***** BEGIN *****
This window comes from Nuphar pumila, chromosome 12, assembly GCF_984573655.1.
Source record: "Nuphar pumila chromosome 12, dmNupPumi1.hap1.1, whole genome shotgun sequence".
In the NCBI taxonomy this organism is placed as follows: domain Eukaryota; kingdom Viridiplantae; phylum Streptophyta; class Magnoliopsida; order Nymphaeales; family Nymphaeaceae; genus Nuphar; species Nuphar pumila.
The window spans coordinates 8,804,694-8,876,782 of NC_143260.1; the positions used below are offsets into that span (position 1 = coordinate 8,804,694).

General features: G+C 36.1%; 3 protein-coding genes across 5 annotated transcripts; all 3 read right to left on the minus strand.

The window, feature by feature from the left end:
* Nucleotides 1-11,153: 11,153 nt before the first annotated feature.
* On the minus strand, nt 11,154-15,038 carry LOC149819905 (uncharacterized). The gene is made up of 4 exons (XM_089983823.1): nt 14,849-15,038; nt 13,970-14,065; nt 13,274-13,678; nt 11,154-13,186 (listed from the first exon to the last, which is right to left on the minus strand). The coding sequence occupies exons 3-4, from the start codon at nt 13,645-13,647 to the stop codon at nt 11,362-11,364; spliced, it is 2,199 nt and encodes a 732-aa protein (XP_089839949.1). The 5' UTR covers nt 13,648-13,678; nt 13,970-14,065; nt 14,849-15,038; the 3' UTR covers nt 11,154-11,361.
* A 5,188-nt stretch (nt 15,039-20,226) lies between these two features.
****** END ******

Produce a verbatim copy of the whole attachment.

This window comes from Nuphar pumila, chromosome 12, assembly GCF_984573655.1.
Source record: "Nuphar pumila chromosome 12, dmNupPumi1.hap1.1, whole genome shotgun sequence".
In the NCBI taxonomy this organism is placed as follows: domain Eukaryota; kingdom Viridiplantae; phylum Streptophyta; class Magnoliopsida; order Nymphaeales; family Nymphaeaceae; genus Nuphar; species Nuphar pumila.
The window spans coordinates 8,804,694-8,876,782 of NC_143260.1; the positions used below are offsets into that span (position 1 = coordinate 8,804,694).

General features: G+C 36.1%; 3 protein-coding genes across 5 annotated transcripts; all 3 read right to left on the minus strand.

The window, feature by feature from the left end:
* Nucleotides 1-11,153: 11,153 nt before the first annotated feature.
* On the minus strand, nt 11,154-15,038 carry LOC149819905 (uncharacterized). The gene is made up of 4 exons (XM_089983823.1): nt 14,849-15,038; nt 13,970-14,065; nt 13,274-13,678; nt 11,154-13,186 (listed from the first exon to the last, which is right to left on the minus strand). The coding sequence occupies exons 3-4, from the start codon at nt 13,645-13,647 to the stop codon at nt 11,362-11,364; spliced, it is 2,199 nt and encodes a 732-aa protein (XP_089839949.1). The 5' UTR covers nt 13,648-13,678; nt 13,970-14,065; nt 14,849-15,038; the 3' UTR covers nt 11,154-11,361.
* A 5,188-nt stretch (nt 15,039-20,226) lies between these two features.